Men Without Mission (Men, Avoiding the AWOL Life)
series of posts over the next week or so about the dangers of men living an AWOL life and how they may recover a sense of meaning and fulfillment in the Jesus' Great Commission as recorded in Matthew 28:18-20. For sake of brevity I will need to chop them into smaller portions. I hope you take the time to follow along. (this is part 2)
As I stated before, fewer and fewer men are attending church. I would also argue, that for the men that do, fewer of them actually embrace what is going on in the church. What’s the problem?
Men are mission oriented. A man without a mission is a man who will waste his life. He has no directive, no purpose, no goal, and no measure of accomplishment. But is it even possible for a man to assess himself as he is, in his current station in life, and to answer with confidence, “So far, have I done what I was born to do?” What’s a man’s mission anyway?
In 2 Timothy 4:7 Paul writes to Timothy, “I have fought the good fight, I have finished the race, I have kept the faith.” Paul, as a man, expressed not only confidence, but a total sense of accomplishment. “Henceforth there is laid up for me the crown of righteousness, which the Lord, the righteous judge, will award to me on that Day (2 Tim. 4:8a).” Paul goes further. He invites others into the same experience, “And not only to me but also to all who have loved his appearing (2 Tim. 4:8b).”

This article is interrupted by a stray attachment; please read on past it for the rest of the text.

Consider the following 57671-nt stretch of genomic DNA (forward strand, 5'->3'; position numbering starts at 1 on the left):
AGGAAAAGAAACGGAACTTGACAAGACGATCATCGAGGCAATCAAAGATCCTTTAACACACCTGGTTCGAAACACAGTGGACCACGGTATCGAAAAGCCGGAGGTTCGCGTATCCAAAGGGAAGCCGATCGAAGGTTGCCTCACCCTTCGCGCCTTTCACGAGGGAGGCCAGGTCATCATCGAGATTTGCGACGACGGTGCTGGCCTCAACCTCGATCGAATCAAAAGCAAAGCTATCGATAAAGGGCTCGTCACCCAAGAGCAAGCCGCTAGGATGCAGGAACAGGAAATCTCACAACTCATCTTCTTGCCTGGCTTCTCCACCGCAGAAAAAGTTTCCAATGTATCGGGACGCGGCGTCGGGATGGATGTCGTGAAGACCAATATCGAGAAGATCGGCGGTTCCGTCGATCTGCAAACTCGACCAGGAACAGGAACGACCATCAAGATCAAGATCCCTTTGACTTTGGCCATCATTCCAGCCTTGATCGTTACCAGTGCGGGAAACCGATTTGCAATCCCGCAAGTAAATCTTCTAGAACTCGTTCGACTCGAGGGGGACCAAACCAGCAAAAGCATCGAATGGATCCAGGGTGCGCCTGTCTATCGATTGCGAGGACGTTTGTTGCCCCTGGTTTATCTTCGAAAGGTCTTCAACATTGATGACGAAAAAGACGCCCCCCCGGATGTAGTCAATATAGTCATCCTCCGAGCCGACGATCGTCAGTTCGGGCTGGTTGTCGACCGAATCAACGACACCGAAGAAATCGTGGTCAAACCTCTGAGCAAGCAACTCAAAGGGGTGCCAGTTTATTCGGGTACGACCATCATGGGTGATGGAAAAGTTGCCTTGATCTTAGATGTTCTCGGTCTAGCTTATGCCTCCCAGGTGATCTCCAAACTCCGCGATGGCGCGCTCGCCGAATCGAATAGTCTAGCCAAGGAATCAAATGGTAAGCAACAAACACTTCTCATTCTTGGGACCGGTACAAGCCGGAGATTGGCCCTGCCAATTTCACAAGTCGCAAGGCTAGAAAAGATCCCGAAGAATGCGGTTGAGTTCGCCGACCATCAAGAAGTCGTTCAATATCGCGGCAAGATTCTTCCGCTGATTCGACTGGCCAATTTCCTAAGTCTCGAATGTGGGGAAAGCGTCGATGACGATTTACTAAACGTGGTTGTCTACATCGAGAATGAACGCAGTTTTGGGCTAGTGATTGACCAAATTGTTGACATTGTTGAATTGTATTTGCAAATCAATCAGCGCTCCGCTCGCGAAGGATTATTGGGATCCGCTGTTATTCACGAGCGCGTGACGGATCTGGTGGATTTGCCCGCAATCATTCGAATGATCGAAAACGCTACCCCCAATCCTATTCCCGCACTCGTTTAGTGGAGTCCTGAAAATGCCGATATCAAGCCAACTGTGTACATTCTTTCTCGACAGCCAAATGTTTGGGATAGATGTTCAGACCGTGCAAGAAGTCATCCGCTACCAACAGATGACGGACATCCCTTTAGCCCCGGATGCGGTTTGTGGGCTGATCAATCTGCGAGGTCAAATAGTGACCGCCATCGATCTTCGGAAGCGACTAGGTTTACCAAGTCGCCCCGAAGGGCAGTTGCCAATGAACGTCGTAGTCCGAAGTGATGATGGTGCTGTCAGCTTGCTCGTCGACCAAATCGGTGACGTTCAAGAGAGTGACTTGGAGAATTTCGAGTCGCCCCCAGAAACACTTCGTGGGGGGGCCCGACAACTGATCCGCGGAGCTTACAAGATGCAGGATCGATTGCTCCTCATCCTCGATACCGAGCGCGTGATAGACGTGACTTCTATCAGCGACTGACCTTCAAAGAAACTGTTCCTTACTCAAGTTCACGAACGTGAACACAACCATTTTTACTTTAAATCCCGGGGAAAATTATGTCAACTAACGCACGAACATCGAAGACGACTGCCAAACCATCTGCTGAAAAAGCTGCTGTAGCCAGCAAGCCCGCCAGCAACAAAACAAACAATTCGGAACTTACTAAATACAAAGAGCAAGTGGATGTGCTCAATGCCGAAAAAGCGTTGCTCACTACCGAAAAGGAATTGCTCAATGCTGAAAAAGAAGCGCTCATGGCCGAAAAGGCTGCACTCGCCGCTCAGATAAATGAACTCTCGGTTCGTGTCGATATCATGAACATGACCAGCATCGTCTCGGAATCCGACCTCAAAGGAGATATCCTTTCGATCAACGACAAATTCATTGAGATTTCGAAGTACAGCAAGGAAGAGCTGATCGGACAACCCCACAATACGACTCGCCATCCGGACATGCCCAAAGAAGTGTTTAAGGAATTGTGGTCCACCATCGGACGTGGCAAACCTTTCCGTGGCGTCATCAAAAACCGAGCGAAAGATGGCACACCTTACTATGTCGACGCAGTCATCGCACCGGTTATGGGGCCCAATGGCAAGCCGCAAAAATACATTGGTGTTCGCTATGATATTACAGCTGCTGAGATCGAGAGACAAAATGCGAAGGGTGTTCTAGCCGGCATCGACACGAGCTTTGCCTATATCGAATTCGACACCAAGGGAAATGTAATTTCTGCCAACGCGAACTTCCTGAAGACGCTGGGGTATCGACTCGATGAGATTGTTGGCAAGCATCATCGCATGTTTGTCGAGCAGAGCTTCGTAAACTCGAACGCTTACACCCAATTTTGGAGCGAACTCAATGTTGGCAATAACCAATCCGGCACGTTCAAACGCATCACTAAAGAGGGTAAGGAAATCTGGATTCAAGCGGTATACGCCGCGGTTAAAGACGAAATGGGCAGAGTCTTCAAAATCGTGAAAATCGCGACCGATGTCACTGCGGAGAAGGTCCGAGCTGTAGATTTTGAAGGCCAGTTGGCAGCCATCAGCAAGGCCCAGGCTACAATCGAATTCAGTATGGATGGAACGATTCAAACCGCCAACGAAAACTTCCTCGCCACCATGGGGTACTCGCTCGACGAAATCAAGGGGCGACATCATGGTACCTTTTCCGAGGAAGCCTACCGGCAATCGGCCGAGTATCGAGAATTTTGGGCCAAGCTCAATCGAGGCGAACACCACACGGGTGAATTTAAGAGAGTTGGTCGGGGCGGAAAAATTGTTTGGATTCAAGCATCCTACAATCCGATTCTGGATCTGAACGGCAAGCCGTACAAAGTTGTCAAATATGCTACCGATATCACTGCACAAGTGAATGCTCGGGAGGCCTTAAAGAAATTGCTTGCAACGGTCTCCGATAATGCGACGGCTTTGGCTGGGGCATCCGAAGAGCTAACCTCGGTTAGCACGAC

Indeed Paul’s principle of the living a fulfilled life is not gender exclusive. Women should avoid living an AWOL life as well as men. I am not intending to exclude the women in the sense of suggesting that God has nothing for them, my intent here is merely to address the men. For men a sense of mission is critical. If a man loses his mission, he loses his sense of manhood. Paul was a man with a mission who went from an AWOL existence to living a life full of meaning, purpose, and a great sense of accomplishment as he looked forward to his reward.
How did Paul go from AWOL to living a life with a clear sense of purpose and a measurable sense of accomplishment?
More to come . . .